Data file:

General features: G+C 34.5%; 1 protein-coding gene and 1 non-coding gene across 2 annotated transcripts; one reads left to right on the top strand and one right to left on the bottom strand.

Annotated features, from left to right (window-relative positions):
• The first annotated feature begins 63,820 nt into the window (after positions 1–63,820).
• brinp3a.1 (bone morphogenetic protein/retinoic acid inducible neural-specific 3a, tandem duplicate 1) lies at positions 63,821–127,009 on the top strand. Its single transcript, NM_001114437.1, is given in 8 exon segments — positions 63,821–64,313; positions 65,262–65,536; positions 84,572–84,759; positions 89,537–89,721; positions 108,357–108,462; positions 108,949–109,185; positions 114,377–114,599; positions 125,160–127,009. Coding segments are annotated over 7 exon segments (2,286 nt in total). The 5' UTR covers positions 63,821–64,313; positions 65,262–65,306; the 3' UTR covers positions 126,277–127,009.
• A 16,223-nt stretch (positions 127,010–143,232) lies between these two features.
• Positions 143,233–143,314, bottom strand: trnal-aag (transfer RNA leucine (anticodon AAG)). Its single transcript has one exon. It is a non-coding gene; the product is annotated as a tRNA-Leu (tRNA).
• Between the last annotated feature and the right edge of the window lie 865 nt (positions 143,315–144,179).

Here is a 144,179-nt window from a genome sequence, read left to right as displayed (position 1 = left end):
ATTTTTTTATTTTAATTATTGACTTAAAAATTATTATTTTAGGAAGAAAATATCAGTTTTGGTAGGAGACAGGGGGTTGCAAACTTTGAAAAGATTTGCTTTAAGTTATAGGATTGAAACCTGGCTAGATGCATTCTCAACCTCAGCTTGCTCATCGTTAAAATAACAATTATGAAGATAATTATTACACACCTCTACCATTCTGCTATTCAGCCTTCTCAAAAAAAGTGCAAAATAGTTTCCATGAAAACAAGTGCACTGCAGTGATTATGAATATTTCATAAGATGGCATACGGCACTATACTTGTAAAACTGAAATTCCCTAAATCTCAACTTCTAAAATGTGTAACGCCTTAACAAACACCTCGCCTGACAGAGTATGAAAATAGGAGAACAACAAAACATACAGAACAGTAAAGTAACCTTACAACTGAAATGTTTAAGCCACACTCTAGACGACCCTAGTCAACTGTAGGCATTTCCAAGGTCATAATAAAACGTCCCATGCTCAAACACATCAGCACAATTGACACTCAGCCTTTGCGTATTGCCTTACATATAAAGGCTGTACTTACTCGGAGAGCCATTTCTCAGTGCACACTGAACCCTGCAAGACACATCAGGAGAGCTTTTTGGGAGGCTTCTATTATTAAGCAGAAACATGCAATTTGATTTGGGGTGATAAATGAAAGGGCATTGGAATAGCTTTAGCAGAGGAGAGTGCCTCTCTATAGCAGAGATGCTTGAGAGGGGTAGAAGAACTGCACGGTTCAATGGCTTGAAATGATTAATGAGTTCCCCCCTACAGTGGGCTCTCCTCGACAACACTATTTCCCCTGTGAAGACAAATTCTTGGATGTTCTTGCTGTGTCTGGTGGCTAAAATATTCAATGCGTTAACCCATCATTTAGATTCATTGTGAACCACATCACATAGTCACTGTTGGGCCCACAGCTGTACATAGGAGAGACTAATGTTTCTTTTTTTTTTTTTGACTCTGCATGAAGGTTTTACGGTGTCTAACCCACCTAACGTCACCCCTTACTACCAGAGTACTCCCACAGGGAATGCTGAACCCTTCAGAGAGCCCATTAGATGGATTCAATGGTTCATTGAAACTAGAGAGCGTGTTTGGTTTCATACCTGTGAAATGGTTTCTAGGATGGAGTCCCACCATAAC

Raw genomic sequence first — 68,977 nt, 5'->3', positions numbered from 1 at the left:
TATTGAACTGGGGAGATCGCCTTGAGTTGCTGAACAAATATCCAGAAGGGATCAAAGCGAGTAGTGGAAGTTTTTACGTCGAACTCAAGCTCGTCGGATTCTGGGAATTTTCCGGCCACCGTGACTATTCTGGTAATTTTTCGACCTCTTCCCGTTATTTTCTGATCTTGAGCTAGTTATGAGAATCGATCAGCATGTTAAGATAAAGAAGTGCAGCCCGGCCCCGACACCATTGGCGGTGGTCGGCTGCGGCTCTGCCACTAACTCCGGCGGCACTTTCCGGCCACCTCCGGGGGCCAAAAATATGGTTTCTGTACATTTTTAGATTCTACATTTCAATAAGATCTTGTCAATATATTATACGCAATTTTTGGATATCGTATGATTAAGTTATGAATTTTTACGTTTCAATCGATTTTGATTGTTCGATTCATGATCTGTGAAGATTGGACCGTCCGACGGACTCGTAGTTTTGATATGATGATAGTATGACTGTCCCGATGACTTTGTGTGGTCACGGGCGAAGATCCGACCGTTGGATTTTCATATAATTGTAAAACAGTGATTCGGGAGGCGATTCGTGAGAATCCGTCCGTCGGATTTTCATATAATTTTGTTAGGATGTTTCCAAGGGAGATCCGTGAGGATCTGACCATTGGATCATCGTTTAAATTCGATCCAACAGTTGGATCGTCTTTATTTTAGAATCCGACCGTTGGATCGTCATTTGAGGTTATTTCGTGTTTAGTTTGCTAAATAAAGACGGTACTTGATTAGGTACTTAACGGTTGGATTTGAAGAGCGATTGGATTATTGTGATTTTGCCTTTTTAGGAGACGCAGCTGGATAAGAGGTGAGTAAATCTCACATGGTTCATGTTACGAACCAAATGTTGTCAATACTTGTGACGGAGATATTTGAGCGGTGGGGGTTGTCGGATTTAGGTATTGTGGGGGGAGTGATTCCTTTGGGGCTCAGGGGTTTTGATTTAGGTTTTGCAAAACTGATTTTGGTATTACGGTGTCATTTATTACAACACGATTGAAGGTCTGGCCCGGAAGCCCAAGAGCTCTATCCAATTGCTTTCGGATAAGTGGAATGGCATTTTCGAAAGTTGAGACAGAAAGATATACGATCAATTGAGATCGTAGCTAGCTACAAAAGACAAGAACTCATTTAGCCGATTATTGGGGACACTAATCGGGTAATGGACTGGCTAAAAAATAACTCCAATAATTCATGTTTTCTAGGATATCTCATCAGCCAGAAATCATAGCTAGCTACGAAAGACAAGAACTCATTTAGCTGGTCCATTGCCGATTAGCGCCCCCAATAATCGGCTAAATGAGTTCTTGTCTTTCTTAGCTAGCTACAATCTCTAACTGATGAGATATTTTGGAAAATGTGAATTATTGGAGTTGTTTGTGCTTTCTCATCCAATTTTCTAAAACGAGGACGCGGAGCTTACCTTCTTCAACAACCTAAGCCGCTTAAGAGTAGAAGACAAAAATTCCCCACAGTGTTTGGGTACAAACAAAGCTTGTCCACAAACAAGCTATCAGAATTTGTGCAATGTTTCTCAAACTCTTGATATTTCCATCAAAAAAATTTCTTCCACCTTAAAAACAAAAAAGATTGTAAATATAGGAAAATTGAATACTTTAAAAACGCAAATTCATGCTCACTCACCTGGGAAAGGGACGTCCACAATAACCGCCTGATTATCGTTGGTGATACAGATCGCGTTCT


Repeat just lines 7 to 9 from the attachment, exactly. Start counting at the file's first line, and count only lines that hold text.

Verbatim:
• Between the last annotated feature and the right edge of the window lie 865 nt (positions 143,315–144,179).

Here is a 144,179-nt window from a genome sequence, read left to right as displayed (position 1 = left end):
ATTTTTTTATTTTAATTATTGACTTAAAAATTATTATTTTAGGAAGAAAATATCAGTTTTGGTAGGAGACAGGGGGTTGCAAACTTTGAAAAGATTTGCTTTAAGTTATAGGATTGAAACCTGGCTAGATGCATTCTCAACCTCAGCTTGCTCATCGTTAAAATAACAATTATGAAGATAATTATTACACACCTCTACCATTCTGCTATTCAGCCTTCTCAAAAAAAGTGCAAAATAGTTTCCATGAAAACAAGTGCACTGCAGTGATTATGAATATTTCATAAGATGGCATACGGCACTATACTTGTAAAACTGAAATTCCCTAAATCTCAACTTCTAAAATGTGTAACGCCTTAACAAACACCTCGCCTGACAGAGTATGAAAATAGGAGAACAACAAAACATACAGAACAGTAAAGTAACCTTACAACTGAAATGTTTAAGCCACACTCTAGACGACCCTAGTCAACTGTAGGCATTTCCAAGGTCATAATAAAACGTCCCATGCTCAAACACATCAGCACAATTGACACTCAGCCTTTGCGTATTGCCTTACATATAAAGGCTGTACTTACTCGGAGAGCCATTTCTCAGTGCACACTGAACCCTGCAAGACACATCAGGAGAGCTTTTTGGGAGGCTTCTATTATTAAGCAGAAACATGCAATTTGATTTGGGGTGATAAATGAAAGGGCATTGGAATAGCTTTAGCAGAGGAGAGTGCCTCTCTATAGCAGAGATGCTTGAGAGGGGTAGAAGAACTGCACGGTTCAATGGCTTGAAATGATTAATGAGTTCCCCCCTACAGTGGGCTCTCCTCGACAACACTATTTCCCCTGTGAAGACAAATTCTTGGATGTTCTTGCTGTGTCTGGTGGCTAAAATATTCAATGCGTTAACCCATCATTTAGATTCATTGTGAACCACATCACATAGTCACTGTTGGGCCCACAGCTGTACATAGGAGAGACTAATGTTTCTTTTTTTTTTTTTGACTCTGCATGAAGGTTTTACGGTGTCTAACCCACCTAACGTCACCCCTTACTACCAGAGTACTCCCACAGGGAATGCTGAACCCTTCAGAGAGCCCATTAGATGGATTCAATGGTTCATTGAAACTAGAGAGCGTGTTTGGTTTCATACCTGTGAAATGGTTTCTAGGATGGAGTCCCACCATAAC